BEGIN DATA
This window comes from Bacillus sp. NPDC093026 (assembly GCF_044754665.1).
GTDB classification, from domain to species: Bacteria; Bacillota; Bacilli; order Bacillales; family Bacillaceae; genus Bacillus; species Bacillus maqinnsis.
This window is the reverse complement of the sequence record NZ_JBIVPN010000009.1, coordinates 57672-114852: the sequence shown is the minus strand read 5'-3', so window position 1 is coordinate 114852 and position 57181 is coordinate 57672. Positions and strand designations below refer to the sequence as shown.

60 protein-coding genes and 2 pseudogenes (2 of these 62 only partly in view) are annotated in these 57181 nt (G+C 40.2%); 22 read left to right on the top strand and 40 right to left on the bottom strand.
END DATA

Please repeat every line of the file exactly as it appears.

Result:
This window comes from Bacillus sp. NPDC093026 (assembly GCF_044754665.1).
GTDB classification, from domain to species: Bacteria; Bacillota; Bacilli; order Bacillales; family Bacillaceae; genus Bacillus; species Bacillus maqinnsis.
This window is the reverse complement of the sequence record NZ_JBIVPN010000009.1, coordinates 57672-114852: the sequence shown is the minus strand read 5'-3', so window position 1 is coordinate 114852 and position 57181 is coordinate 57672. Positions and strand designations below refer to the sequence as shown.

60 protein-coding genes and 2 pseudogenes (2 of these 62 only partly in view) are annotated in these 57181 nt (G+C 40.2%); 22 read left to right on the top strand and 40 right to left on the bottom strand.